“If they can offer to the market the land at a price that’s competitive to other submarkets, then you’ll be in the competitive mix of options for potential relocations,” said Mark Woolwine, an office broker with CB Richard Ellis.
The Mathews Co. has been offering the land to others who might want to build for roughly $7 to $8 a square foot, including improvements such as utilities. That’s a price that commercial brokers say would be competitive.
Prime, or “Class A”, office space that Mathews might build in the eventual development – off Interstate 40 near Elm Hill Pike - might go for $22 a foot, or a bit less than the area’s priciest markets, such as West End in Nashville and Cool Springs in Williamson County.
Mathews says there are fewer than a dozen office buildings in the general area – from downtown to Williamson County – with 100,000 square feet and up of available space that big users could gobble up.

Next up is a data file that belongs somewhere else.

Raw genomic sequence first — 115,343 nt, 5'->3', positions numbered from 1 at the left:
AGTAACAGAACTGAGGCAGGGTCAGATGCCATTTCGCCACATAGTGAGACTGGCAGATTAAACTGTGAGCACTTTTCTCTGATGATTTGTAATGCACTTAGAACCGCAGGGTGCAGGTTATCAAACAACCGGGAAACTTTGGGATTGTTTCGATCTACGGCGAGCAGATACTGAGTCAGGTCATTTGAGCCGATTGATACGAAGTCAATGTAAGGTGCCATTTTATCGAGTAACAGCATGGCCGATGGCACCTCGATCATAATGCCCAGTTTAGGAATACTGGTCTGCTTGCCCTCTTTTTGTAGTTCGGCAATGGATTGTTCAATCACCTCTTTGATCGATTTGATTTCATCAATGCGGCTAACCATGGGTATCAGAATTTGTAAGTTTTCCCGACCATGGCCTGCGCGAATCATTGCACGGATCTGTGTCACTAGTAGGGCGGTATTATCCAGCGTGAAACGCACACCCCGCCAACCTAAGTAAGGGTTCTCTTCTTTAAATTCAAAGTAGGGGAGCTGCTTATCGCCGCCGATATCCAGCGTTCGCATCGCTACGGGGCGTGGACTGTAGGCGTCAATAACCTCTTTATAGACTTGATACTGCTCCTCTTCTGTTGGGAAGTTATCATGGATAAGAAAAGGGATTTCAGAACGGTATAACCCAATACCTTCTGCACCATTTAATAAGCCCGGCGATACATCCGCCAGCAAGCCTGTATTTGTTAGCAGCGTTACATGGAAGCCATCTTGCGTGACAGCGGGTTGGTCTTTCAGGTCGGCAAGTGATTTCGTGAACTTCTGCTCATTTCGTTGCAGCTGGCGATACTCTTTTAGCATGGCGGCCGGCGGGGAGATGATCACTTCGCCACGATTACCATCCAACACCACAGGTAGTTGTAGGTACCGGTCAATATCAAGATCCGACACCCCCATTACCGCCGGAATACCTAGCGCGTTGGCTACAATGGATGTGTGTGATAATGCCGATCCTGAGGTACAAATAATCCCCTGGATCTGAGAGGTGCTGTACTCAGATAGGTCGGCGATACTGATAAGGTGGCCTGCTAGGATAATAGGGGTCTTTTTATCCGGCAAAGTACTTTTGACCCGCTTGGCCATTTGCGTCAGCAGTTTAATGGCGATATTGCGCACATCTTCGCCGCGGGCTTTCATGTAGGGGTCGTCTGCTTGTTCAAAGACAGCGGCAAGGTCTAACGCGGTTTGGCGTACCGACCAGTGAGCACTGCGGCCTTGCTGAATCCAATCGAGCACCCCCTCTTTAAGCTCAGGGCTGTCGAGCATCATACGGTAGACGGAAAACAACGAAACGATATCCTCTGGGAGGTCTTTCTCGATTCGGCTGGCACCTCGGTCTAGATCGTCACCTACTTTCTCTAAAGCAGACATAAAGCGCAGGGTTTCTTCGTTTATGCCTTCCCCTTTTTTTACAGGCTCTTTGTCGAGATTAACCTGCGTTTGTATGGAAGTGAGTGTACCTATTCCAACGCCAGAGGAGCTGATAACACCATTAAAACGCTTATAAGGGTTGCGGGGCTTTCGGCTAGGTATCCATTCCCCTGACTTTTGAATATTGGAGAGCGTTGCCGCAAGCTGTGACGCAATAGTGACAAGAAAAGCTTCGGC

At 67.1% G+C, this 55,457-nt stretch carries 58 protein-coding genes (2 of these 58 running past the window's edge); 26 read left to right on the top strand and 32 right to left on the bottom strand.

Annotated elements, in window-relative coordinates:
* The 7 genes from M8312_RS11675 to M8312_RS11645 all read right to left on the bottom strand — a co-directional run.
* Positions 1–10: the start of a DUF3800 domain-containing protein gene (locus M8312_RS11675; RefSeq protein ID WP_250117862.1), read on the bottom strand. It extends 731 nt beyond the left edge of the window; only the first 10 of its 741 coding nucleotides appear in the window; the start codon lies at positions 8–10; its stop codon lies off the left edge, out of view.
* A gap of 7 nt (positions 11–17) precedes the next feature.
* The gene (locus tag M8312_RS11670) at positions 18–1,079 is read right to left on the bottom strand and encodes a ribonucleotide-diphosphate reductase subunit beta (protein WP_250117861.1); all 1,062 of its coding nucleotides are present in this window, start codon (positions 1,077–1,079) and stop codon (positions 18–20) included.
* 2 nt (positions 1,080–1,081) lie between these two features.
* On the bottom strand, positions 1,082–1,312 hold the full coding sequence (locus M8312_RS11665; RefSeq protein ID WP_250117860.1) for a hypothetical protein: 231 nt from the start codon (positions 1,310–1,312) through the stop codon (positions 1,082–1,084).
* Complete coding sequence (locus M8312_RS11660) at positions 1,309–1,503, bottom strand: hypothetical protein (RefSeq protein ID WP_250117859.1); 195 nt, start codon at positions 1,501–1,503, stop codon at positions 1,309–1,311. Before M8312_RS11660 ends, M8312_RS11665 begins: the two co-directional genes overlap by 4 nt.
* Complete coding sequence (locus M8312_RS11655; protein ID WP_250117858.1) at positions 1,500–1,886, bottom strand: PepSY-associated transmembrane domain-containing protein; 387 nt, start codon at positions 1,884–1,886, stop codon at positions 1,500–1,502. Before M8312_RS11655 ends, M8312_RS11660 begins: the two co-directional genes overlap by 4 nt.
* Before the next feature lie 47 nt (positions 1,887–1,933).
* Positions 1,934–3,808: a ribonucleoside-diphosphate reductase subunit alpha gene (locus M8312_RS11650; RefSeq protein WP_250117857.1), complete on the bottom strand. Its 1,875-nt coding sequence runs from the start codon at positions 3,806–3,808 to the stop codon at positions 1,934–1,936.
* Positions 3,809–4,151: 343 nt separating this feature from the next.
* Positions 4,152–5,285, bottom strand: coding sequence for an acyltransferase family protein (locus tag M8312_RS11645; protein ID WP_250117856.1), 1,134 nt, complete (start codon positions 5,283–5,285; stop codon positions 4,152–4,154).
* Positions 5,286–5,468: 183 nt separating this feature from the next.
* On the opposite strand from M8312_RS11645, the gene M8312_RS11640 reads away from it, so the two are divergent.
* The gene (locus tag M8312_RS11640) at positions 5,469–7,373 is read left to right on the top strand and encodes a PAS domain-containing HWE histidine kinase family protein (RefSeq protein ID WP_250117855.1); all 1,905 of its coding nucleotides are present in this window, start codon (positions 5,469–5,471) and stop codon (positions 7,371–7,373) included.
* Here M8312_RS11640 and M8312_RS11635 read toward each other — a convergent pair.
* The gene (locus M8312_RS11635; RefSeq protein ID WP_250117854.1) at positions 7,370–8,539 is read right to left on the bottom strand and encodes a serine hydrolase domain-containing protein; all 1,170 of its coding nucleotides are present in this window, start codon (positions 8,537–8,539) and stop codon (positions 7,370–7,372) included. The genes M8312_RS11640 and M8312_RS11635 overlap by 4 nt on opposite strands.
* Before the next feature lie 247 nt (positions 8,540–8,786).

He predicts it will take seven to 10 years to build out Buchanan Point, but he expects an office building to rise by 2012 from the property, which is now sprinkled with a few residences, roaming wild turkey and sometimes a few deer.
“The economy isn’t robust right now, but it’s a lot better than it was a year ago,” said Mathews, who describes himself as an optimist. “The site is properly zoned (for commercial building)....and we’ve worked with the neighbors on all sorts of issues from traffic to light pollution.”
Mathews sees today as a smart time to start the ball rolling and says some potential corporate tenants with national stature are already snooping around Nashville (and competing cities) with an eye toward leasing major space.